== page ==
Communications 9/30/2015

Your Go-To Communications Toolkit

As you develop your communications plan, make sure to involve department managers. They’re a valuable resource that can make or break your communications campaign. And here’s why…
Department managers typically talk to employees at least once a week, if not every day. When you involve them early and get them on board, they can spread your message and influence how employees react to it. The last thing you want is to have managers dismiss a new HR initiative.

To help gain manager support, consider making the following materials part of your go-to communications toolkit. You can deliver these tools through normal business updates or post online in a secured “manager toolkit” section on your Intranet.

  • Talking points. Stick to the three main things you want employees to know – what’s this about, how does it impact me, what do I have to do. Managers don’t need to know all the details, but they should know the key points and where to direct employees for more information.
  • Frequently asked questions: FAQs are a good tool for managers to have on hand to understand the HR initiative and any possible issues that may arise.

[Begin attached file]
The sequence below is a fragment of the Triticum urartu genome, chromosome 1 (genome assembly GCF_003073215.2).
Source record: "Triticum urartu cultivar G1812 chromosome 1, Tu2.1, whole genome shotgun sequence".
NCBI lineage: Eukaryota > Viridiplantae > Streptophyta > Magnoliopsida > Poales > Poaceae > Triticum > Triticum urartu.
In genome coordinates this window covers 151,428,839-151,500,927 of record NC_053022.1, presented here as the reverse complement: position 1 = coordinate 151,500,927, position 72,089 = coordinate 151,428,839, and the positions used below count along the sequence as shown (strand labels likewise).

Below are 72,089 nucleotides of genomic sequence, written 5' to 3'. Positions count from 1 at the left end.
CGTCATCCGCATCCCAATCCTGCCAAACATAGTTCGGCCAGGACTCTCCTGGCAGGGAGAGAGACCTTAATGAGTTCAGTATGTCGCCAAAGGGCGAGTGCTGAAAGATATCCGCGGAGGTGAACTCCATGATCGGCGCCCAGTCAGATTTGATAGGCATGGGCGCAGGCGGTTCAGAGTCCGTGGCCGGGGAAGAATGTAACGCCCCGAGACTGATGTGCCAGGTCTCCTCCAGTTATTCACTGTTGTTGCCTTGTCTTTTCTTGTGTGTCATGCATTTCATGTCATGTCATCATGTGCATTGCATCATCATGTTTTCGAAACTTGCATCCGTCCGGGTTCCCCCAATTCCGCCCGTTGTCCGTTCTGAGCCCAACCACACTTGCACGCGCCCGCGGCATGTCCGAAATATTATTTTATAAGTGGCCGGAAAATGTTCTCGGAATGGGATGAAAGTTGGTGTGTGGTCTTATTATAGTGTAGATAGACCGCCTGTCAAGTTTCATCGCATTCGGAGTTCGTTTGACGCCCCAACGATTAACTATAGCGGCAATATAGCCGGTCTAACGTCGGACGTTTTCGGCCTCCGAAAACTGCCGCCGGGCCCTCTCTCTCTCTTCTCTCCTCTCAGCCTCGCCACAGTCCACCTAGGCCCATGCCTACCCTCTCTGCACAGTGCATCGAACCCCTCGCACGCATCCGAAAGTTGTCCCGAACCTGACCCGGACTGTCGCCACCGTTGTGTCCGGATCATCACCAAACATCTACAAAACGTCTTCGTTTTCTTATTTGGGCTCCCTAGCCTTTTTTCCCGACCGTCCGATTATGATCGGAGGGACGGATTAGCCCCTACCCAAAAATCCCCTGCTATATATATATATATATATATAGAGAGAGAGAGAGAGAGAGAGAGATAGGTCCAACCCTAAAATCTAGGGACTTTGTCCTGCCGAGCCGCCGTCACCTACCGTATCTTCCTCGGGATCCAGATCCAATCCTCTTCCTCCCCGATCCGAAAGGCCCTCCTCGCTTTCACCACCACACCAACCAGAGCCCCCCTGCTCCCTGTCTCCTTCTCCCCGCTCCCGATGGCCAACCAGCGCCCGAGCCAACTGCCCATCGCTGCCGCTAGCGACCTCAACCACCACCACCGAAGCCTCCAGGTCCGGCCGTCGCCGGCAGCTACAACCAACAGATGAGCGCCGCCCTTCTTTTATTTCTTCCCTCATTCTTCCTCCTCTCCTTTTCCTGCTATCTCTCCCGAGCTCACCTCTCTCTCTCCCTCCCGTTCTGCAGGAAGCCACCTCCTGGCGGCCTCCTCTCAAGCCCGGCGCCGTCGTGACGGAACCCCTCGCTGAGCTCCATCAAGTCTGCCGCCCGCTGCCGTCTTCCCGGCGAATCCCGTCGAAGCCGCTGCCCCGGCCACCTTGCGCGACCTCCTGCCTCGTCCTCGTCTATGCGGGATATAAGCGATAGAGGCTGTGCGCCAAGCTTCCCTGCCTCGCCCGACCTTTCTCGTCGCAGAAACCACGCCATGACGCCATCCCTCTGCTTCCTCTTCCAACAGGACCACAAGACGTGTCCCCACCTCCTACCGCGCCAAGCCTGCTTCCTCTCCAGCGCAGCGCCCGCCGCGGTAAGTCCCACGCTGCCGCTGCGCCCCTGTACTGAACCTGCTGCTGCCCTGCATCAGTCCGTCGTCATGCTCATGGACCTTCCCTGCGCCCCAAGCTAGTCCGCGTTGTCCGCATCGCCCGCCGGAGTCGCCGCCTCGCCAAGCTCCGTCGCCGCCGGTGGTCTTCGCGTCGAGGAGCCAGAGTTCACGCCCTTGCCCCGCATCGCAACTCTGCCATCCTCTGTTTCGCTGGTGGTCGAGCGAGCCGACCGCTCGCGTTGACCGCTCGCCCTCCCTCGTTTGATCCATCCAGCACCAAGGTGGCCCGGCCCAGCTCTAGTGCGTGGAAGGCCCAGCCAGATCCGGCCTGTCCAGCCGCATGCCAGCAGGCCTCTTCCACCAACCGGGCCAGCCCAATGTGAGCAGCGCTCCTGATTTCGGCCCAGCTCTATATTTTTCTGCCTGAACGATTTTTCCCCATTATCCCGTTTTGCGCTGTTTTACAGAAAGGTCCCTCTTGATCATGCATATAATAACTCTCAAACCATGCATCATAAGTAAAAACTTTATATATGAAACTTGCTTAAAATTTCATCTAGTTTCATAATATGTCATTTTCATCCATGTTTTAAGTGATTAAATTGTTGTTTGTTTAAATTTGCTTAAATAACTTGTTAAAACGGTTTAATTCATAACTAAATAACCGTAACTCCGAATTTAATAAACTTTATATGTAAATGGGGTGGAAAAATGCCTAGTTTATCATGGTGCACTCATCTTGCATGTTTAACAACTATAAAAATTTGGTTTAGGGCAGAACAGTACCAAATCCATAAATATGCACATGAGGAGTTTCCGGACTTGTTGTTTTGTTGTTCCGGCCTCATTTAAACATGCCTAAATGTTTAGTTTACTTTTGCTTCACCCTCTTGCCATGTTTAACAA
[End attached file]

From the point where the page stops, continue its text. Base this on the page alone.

• Template materials and messaging: If applicable, provide managers with the materials they need to spread the message through local resources.
  • Communicationss training: Encourage your organization to spend a larger portion of their training dollars and resources to help managers become better communicators. It’s an investment that will pay off for the company as well as the managers themselves.

Additional tips

  • Inform managers first. Let managers review the materials before sending them to employees. This gives managers time to ask questions and plan ahead.
  • Encourage managers to share ideas. Encourage managers to share ideas with one another. An approach that works in one location will probably work well in another.
  • Use surveys to see if messages are cascaded correctly. Survey employees after the rollout to see if key messages were received and understood. If misunderstandings are centralized in one area, you might have a communication “block” to unplug.